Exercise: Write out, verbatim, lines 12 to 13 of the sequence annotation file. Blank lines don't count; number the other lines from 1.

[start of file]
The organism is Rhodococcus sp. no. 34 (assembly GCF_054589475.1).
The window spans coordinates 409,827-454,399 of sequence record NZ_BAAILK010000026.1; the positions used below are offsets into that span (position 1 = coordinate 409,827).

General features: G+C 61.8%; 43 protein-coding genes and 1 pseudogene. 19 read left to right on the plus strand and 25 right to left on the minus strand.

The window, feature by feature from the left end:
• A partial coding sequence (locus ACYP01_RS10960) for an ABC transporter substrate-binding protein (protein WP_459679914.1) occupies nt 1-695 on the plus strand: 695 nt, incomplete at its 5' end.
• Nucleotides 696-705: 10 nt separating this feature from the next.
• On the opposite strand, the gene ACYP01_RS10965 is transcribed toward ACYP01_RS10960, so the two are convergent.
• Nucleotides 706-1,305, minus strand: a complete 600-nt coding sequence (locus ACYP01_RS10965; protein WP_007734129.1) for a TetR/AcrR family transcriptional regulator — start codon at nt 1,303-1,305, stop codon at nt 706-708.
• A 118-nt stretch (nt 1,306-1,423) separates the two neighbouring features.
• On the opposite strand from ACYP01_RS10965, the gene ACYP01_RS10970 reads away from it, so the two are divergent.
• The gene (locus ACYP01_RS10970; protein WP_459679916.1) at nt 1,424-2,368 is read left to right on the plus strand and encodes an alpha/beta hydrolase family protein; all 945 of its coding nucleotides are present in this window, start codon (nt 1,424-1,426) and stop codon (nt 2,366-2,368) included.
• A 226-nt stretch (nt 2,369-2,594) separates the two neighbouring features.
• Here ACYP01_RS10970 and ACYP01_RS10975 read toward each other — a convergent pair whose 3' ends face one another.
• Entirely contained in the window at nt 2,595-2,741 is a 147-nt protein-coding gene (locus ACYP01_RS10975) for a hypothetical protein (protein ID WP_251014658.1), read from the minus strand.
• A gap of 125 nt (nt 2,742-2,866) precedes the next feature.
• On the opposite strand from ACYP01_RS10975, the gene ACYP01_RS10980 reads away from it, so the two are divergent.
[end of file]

• A 226-nt stretch (nt 2,369-2,594) separates the two neighbouring features.
• Here ACYP01_RS10970 and ACYP01_RS10975 read toward each other — a convergent pair whose 3' ends face one another.